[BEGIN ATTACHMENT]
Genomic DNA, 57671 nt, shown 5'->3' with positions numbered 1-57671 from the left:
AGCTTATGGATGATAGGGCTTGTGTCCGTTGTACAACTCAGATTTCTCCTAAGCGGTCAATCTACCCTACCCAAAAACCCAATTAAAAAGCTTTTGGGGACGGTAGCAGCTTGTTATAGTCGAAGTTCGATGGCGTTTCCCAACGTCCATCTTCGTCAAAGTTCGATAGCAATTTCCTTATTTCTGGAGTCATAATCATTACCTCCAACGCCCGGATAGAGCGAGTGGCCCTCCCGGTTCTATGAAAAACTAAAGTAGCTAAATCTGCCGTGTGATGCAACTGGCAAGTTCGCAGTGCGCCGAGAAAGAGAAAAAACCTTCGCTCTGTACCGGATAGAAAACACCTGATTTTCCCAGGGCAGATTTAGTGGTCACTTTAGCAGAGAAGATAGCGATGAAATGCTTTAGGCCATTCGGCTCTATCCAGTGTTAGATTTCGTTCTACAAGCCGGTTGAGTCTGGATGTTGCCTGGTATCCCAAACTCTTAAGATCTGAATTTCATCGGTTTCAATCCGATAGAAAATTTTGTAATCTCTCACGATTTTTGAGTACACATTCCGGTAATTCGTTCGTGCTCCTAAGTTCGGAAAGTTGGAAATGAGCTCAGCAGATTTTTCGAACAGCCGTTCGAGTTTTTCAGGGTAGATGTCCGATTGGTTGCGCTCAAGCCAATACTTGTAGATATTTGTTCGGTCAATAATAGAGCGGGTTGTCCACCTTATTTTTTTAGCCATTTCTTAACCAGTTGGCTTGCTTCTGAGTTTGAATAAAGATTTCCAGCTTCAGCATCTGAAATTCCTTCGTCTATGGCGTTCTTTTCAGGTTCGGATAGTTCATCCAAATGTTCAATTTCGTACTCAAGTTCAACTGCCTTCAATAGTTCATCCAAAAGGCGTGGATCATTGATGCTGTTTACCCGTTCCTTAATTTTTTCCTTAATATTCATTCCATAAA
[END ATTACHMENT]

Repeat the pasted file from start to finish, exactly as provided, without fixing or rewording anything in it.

Genomic DNA, 57671 nt, shown 5'->3' with positions numbered 1-57671 from the left:
AGCTTATGGATGATAGGGCTTGTGTCCGTTGTACAACTCAGATTTCTCCTAAGCGGTCAATCTACCCTACCCAAAAACCCAATTAAAAAGCTTTTGGGGACGGTAGCAGCTTGTTATAGTCGAAGTTCGATGGCGTTTCCCAACGTCCATCTTCGTCAAAGTTCGATAGCAATTTCCTTATTTCTGGAGTCATAATCATTACCTCCAACGCCCGGATAGAGCGAGTGGCCCTCCCGGTTCTATGAAAAACTAAAGTAGCTAAATCTGCCGTGTGATGCAACTGGCAAGTTCGCAGTGCGCCGAGAAAGAGAAAAAACCTTCGCTCTGTACCGGATAGAAAACACCTGATTTTCCCAGGGCAGATTTAGTGGTCACTTTAGCAGAGAAGATAGCGATGAAATGCTTTAGGCCATTCGGCTCTATCCAGTGTTAGATTTCGTTCTACAAGCCGGTTGAGTCTGGATGTTGCCTGGTATCCCAAACTCTTAAGATCTGAATTTCATCGGTTTCAATCCGATAGAAAATTTTGTAATCTCTCACGATTTTTGAGTACACATTCCGGTAATTCGTTCGTGCTCCTAAGTTCGGAAAGTTGGAAATGAGCTCAGCAGATTTTTCGAACAGCCGTTCGAGTTTTTCAGGGTAGATGTCCGATTGGTTGCGCTCAAGCCAATACTTGTAGATATTTGTTCGGTCAATAATAGAGCGGGTTGTCCACCTTATTTTTTTAGCCATTTCTTAACCAGTTGGCTTGCTTCTGAGTTTGAATAAAGATTTCCAGCTTCAGCATCTGAAATTCCTTCGTCTATGGCGTTCTTTTCAGGTTCGGATAGTTCATCCAAATGTTCAATTTCGTACTCAAGTTCAACTGCCTTCAATAGTTCATCCAAAAGGCGTGGATCATTGATGCTGTTTACCCGTTCCTTAATTTTTTCCTTAATATTCATTCCATAAA